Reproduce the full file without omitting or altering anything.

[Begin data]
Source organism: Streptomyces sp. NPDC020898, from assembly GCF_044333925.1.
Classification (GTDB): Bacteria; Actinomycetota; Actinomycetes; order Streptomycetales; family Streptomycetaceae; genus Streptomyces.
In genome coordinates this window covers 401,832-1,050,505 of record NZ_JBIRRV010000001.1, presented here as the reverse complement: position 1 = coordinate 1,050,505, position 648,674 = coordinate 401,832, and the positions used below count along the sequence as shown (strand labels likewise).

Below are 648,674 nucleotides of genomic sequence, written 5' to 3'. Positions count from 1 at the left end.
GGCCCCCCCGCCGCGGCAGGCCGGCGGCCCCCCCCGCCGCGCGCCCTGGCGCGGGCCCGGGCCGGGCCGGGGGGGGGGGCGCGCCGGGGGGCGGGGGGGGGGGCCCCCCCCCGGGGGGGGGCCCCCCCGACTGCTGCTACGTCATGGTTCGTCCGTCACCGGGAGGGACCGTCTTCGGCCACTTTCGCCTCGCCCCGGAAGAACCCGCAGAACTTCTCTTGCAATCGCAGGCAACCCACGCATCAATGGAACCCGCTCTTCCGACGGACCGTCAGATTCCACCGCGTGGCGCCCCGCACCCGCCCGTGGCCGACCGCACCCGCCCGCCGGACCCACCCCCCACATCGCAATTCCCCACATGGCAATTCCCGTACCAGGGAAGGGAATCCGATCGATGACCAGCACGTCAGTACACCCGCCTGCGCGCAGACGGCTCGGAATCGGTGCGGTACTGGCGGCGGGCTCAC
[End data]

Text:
Source organism: Streptomyces sp. NPDC020898, from assembly GCF_044333925.1.
Classification (GTDB): Bacteria; Actinomycetota; Actinomycetes; order Streptomycetales; family Streptomycetaceae; genus Streptomyces.
In genome coordinates this window covers 401,832-1,050,505 of record NZ_JBIRRV010000001.1, presented here as the reverse complement: position 1 = coordinate 1,050,505, position 648,674 = coordinate 401,832, and the positions used below count along the sequence as shown (strand labels likewise).

Below are 648,674 nucleotides of genomic sequence, written 5' to 3'. Positions count from 1 at the left end.
GGCCCCCCCGCCGCGGCAGGCCGGCGGCCCCCCCCGCCGCGCGCCCTGGCGCGGGCCCGGGCCGGGCCGGGGGGGGGGGCGCGCCGGGGGGCGGGGGGGGGGGCCCCCCCCCGGGGGGGGGCCCCCCCGACTGCTGCTACGTCATGGTTCGTCCGTCACCGGGAGGGACCGTCTTCGGCCACTTTCGCCTCGCCCCGGAAGAACCCGCAGAACTTCTCTTGCAATCGCAGGCAACCCACGCATCAATGGAACCCGCTCTTCCGACGGACCGTCAGATTCCACCGCGTGGCGCCCCGCACCCGCCCGTGGCCGACCGCACCCGCCCGCCGGACCCACCCCCCACATCGCAATTCCCCACATGGCAATTCCCGTACCAGGGAAGGGAATCCGATCGATGACCAGCACGTCAGTACACCCGCCTGCGCGCAGACGGCTCGGAATCGGTGCGGTACTGGCGGCGGGCTCAC